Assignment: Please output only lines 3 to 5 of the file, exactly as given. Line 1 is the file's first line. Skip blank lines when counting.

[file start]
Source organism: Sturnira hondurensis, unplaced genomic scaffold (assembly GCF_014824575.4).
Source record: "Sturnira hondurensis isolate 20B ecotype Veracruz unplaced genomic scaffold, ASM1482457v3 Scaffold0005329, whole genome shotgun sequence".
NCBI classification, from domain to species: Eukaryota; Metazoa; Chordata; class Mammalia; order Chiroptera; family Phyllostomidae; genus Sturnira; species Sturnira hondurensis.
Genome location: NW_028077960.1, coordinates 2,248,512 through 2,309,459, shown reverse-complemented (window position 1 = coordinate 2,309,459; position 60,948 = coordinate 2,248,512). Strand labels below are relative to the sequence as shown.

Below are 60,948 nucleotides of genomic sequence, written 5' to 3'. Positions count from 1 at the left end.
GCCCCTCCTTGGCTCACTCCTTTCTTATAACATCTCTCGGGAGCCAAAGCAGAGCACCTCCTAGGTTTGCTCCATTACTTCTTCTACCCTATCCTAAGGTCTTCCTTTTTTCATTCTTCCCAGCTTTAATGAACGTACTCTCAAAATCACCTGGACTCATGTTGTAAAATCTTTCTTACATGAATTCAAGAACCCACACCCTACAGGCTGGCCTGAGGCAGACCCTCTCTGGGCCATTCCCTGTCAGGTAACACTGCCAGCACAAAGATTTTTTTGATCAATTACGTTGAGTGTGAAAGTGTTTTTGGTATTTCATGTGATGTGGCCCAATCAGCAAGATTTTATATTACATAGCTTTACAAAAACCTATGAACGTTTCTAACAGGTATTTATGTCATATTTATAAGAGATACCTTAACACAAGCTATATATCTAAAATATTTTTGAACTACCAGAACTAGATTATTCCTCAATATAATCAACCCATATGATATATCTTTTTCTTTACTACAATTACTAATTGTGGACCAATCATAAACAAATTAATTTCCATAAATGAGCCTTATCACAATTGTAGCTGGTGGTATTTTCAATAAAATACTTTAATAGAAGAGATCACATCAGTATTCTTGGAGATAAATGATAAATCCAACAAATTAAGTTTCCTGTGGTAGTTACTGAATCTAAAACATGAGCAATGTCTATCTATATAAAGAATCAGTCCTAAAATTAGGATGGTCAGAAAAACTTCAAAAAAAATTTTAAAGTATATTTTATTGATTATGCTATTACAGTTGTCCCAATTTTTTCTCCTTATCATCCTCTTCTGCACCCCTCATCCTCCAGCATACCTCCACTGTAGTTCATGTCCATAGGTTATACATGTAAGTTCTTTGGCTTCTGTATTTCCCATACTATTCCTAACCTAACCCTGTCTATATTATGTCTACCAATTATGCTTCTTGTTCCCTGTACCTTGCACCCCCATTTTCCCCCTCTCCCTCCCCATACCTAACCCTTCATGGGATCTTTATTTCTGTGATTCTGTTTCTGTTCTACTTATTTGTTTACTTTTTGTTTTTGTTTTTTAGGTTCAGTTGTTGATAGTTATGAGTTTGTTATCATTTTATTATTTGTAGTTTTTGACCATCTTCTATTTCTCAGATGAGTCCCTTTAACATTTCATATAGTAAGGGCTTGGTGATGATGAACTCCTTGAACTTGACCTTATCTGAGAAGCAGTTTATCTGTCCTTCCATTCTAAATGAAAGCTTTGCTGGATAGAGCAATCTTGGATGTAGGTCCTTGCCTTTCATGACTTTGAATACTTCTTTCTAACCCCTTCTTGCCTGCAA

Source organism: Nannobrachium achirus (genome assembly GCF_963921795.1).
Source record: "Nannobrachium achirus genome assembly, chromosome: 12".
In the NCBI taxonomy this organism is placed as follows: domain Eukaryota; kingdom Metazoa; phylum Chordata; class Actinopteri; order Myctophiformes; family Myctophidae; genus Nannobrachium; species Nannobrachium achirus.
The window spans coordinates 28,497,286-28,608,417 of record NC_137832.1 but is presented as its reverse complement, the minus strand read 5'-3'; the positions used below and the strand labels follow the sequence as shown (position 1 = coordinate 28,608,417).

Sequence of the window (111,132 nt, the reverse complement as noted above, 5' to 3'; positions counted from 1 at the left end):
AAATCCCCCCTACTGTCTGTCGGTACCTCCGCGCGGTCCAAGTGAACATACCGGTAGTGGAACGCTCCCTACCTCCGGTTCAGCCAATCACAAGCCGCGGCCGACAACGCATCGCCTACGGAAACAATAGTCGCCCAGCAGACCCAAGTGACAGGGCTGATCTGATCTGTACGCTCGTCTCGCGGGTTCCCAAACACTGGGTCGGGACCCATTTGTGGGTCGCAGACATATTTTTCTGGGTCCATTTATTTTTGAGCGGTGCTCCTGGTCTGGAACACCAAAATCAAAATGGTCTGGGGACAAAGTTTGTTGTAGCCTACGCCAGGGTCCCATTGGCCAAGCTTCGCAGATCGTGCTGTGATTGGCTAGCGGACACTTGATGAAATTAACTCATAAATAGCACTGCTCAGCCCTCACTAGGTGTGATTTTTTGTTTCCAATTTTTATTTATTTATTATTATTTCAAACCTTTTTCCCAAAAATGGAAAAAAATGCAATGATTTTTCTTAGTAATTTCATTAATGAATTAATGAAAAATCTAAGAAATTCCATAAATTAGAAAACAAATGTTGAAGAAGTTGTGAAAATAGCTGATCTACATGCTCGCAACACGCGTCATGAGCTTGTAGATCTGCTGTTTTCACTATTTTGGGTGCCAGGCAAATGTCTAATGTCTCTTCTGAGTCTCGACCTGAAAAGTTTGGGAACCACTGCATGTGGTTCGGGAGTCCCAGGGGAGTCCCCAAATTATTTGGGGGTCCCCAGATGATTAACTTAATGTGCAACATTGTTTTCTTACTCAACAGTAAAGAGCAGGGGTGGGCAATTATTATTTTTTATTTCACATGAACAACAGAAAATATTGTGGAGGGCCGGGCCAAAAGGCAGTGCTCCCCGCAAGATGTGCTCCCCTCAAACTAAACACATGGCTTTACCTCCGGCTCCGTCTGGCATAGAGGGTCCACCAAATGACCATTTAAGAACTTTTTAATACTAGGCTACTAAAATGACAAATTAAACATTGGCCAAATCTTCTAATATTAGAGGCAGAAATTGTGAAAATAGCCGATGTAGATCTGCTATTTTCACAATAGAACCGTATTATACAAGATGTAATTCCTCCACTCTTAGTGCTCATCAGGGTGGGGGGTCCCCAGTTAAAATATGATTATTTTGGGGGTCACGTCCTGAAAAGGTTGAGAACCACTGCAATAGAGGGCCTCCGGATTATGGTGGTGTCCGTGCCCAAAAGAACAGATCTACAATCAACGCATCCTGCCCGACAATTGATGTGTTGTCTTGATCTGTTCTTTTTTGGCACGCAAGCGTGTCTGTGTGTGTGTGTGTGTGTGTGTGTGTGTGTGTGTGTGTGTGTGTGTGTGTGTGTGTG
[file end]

NCBI classification, from domain to species: Eukaryota; Metazoa; Chordata; class Mammalia; order Chiroptera; family Phyllostomidae; genus Sturnira; species Sturnira hondurensis.
Genome location: NW_028077960.1, coordinates 2,248,512 through 2,309,459, shown reverse-complemented (window position 1 = coordinate 2,309,459; position 60,948 = coordinate 2,248,512). Strand labels below are relative to the sequence as shown.

Below are 60,948 nucleotides of genomic sequence, written 5' to 3'. Positions count from 1 at the left end.